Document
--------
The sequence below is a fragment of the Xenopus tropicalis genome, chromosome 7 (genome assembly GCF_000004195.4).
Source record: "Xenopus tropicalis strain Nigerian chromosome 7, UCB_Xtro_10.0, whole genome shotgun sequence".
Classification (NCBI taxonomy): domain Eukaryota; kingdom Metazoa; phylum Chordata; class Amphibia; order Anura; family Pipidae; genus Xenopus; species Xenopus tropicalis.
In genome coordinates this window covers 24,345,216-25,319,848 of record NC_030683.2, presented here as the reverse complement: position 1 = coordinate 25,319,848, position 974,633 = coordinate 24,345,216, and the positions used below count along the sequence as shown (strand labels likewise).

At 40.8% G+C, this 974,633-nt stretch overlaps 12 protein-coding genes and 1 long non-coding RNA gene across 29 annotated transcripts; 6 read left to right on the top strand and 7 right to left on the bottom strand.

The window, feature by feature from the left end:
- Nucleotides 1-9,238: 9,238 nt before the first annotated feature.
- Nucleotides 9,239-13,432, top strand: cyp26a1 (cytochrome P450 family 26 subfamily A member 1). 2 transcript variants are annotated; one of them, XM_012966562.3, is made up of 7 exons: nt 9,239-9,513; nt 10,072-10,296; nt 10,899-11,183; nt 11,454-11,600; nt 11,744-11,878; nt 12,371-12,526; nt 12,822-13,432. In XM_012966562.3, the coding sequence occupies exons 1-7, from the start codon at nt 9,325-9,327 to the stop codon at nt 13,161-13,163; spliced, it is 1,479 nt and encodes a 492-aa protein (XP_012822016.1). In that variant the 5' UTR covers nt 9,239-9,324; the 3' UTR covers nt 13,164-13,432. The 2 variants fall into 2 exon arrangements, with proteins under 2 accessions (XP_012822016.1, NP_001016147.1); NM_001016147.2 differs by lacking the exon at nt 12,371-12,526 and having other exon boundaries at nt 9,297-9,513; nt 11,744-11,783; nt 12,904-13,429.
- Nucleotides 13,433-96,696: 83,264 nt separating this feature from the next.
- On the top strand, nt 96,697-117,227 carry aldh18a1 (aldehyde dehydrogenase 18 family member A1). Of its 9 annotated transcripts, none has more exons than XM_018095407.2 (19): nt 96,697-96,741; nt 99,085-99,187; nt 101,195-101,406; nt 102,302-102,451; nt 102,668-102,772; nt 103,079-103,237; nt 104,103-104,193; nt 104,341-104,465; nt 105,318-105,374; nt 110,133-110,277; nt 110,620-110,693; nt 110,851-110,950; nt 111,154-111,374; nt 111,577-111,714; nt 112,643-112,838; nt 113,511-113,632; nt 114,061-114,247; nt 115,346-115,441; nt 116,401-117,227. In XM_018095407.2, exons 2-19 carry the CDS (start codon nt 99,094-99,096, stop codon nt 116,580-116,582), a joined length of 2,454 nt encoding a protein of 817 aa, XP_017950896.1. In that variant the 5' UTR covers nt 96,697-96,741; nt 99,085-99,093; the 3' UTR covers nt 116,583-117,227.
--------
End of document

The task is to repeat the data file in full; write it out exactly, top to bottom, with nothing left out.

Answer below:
The sequence below is a fragment of the Xenopus tropicalis genome, chromosome 7 (genome assembly GCF_000004195.4).
Source record: "Xenopus tropicalis strain Nigerian chromosome 7, UCB_Xtro_10.0, whole genome shotgun sequence".
Classification (NCBI taxonomy): domain Eukaryota; kingdom Metazoa; phylum Chordata; class Amphibia; order Anura; family Pipidae; genus Xenopus; species Xenopus tropicalis.
In genome coordinates this window covers 24,345,216-25,319,848 of record NC_030683.2, presented here as the reverse complement: position 1 = coordinate 25,319,848, position 974,633 = coordinate 24,345,216, and the positions used below count along the sequence as shown (strand labels likewise).

At 40.8% G+C, this 974,633-nt stretch overlaps 12 protein-coding genes and 1 long non-coding RNA gene across 29 annotated transcripts; 6 read left to right on the top strand and 7 right to left on the bottom strand.

The window, feature by feature from the left end:
- Nucleotides 1-9,238: 9,238 nt before the first annotated feature.
- Nucleotides 9,239-13,432, top strand: cyp26a1 (cytochrome P450 family 26 subfamily A member 1). 2 transcript variants are annotated; one of them, XM_012966562.3, is made up of 7 exons: nt 9,239-9,513; nt 10,072-10,296; nt 10,899-11,183; nt 11,454-11,600; nt 11,744-11,878; nt 12,371-12,526; nt 12,822-13,432. In XM_012966562.3, the coding sequence occupies exons 1-7, from the start codon at nt 9,325-9,327 to the stop codon at nt 13,161-13,163; spliced, it is 1,479 nt and encodes a 492-aa protein (XP_012822016.1). In that variant the 5' UTR covers nt 9,239-9,324; the 3' UTR covers nt 13,164-13,432. The 2 variants fall into 2 exon arrangements, with proteins under 2 accessions (XP_012822016.1, NP_001016147.1); NM_001016147.2 differs by lacking the exon at nt 12,371-12,526 and having other exon boundaries at nt 9,297-9,513; nt 11,744-11,783; nt 12,904-13,429.
- Nucleotides 13,433-96,696: 83,264 nt separating this feature from the next.
- On the top strand, nt 96,697-117,227 carry aldh18a1 (aldehyde dehydrogenase 18 family member A1). Of its 9 annotated transcripts, none has more exons than XM_018095407.2 (19): nt 96,697-96,741; nt 99,085-99,187; nt 101,195-101,406; nt 102,302-102,451; nt 102,668-102,772; nt 103,079-103,237; nt 104,103-104,193; nt 104,341-104,465; nt 105,318-105,374; nt 110,133-110,277; nt 110,620-110,693; nt 110,851-110,950; nt 111,154-111,374; nt 111,577-111,714; nt 112,643-112,838; nt 113,511-113,632; nt 114,061-114,247; nt 115,346-115,441; nt 116,401-117,227. In XM_018095407.2, exons 2-19 carry the CDS (start codon nt 99,094-99,096, stop codon nt 116,580-116,582), a joined length of 2,454 nt encoding a protein of 817 aa, XP_017950896.1. In that variant the 5' UTR covers nt 96,697-96,741; nt 99,085-99,093; the 3' UTR covers nt 116,583-117,227.